• Xoft acknowledges that while the primary treatment option for BCC and SCC is surgery, there are segments of the non-melanoma skin cancer (NMSC) population for whom non-surgical treatment options could be desirable and advantageous. NMSC is considered an epidemic with over 3.6 million cases diagnosed annually. Of those cases, approximately 20-30% have specific diagnoses and lesion criteria that make them potential candidates for electronic brachytherapy. The Xoft System is a viable alternative treatment option for patients with lesions staged as T1 & T2, ≤4 cm in diameter and ≤5 mm in depth. In addition, ideal candidates for non-surgical treatment options such as electronic brachytherapy include patients with lesions in cosmetically challenging locations (ear, nose, scalp, neck), or those with locations and/or medical conditions that experience difficulties in wound healing (lower extremities, diabetes, peripheral vascular disease), patients with medical comorbidities that may preclude them from surgery, patients on anticoagulants or with pacemakers, and patients who are not interested in pursuing surgery . The decision regarding the most appropriate option must always be made by the treating physicians in close consultation with the patient. To date, the Xoft System has been used to treat over 3,000 NMSC patients.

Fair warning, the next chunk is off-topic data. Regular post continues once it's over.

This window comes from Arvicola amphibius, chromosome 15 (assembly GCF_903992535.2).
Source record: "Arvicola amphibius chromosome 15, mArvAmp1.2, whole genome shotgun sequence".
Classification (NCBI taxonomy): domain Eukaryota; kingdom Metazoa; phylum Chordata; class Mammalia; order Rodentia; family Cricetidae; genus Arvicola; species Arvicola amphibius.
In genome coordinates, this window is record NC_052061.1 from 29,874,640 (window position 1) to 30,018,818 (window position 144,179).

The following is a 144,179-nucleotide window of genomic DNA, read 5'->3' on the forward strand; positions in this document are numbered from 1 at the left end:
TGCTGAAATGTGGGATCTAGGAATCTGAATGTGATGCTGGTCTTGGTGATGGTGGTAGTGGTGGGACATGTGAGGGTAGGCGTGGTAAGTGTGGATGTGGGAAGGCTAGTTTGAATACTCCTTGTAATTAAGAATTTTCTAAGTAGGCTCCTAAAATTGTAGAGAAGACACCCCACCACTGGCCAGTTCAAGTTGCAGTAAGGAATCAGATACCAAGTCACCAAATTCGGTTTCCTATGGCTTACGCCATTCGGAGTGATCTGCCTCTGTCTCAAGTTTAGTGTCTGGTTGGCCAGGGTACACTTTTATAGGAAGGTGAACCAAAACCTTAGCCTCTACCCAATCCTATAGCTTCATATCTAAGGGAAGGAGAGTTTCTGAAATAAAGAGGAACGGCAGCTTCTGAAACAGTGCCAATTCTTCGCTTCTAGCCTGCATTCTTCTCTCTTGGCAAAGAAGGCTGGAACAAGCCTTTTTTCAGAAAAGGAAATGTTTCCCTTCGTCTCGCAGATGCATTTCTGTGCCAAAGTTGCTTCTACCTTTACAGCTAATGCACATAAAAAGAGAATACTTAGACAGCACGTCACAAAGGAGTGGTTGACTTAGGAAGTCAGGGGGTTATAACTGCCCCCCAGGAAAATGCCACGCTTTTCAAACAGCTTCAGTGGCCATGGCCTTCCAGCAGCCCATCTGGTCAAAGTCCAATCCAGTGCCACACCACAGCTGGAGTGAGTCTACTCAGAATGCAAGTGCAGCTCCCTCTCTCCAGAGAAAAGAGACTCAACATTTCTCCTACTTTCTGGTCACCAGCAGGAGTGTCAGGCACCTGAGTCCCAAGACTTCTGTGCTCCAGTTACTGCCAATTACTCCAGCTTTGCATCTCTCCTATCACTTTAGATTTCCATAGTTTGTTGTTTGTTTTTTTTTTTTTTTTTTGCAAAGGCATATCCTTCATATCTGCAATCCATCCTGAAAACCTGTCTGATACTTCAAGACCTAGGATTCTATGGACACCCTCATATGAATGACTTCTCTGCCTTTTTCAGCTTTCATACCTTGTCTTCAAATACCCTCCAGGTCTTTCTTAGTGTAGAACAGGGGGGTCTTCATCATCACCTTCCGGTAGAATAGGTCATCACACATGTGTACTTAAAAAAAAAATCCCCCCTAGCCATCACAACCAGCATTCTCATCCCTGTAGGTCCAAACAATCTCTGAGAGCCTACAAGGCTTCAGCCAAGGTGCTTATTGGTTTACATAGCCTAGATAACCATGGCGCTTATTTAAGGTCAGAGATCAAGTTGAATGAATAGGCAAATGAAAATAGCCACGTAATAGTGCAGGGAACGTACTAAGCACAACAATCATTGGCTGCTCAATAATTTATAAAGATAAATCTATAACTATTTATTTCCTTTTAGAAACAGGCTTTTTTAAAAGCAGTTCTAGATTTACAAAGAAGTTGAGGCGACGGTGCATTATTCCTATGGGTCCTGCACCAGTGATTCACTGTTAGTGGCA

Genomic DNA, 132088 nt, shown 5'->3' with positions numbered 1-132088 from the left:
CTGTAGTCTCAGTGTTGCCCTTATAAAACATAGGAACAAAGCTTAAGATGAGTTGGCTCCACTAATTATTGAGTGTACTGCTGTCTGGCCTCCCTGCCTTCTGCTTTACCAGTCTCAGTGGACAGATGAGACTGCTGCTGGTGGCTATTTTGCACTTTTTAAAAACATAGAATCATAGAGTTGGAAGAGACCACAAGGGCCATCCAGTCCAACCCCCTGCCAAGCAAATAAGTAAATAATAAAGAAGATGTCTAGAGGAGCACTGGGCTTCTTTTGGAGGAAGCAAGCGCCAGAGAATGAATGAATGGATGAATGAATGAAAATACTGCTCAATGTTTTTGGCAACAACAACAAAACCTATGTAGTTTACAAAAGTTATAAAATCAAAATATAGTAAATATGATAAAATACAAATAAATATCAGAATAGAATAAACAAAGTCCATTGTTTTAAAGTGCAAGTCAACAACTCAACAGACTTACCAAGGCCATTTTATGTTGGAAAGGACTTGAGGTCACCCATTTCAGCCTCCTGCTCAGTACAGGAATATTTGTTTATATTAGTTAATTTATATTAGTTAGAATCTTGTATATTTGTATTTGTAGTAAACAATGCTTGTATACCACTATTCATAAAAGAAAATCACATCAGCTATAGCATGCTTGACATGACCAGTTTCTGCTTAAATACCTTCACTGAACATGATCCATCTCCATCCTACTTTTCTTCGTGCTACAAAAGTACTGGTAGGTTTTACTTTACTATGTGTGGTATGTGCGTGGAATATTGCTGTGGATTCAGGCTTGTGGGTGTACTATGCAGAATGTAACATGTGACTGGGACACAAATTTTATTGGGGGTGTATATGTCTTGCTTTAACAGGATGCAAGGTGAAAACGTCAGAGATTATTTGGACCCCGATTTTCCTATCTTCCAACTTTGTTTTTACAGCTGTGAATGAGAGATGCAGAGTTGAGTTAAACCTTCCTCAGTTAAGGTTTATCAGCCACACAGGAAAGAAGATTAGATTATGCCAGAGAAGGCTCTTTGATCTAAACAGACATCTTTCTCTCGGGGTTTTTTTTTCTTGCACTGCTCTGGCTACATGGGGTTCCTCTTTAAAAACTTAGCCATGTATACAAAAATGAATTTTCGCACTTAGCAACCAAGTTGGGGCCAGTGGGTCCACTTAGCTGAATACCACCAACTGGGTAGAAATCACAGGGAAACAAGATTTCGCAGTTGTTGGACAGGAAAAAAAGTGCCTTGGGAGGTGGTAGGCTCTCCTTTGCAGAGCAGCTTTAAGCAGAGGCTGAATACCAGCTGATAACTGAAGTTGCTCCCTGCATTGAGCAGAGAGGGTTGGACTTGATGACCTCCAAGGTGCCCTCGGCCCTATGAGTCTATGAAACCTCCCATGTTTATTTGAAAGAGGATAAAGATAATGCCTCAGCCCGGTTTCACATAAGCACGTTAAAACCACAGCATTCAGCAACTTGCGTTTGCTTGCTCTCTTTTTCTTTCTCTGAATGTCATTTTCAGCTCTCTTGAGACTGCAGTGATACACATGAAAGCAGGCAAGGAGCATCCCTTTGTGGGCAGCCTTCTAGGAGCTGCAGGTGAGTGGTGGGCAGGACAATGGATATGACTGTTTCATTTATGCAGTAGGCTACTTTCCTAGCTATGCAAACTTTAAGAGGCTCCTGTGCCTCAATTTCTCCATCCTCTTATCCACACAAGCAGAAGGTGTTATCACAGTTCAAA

• The Xoft System is the only electronic brachytherapy system with peer reviewed published scientific data in non-melanoma skin cancer. Since July of 2009, Dr. Ajay Bhatnagar, Radiation Oncologist at Cancer Treatment Services Arizona in Casa Grande, Arizona and a medical consultant to iCAD/Xoft, has been conducting a clinical study on NMSC patients treated with the Xoft System: “Nonmelanoma Skin Cancer Treated with Electronic Brachytherapy: Results at 1 Year” was published in Brachytherapy 12 (2013) reporting no recurrences with mean follow up of 10 months. The study included 122 subjects with 171 lesions treated. At ASTRO 2013, Dr. Bhatnagar presented follow up data on this study: “Electronic Brachytherapy for the Treatment of Nonmelanoma Skin Cancer: Results at 3 Years.” This update included 187 subjects with 275 lesions treated. At mean follow up of 11.3 months, Dr. Bhatnagar reported excellent (93%) cosmesis up to 3-years post-treatment, low toxicity, and no recurrences.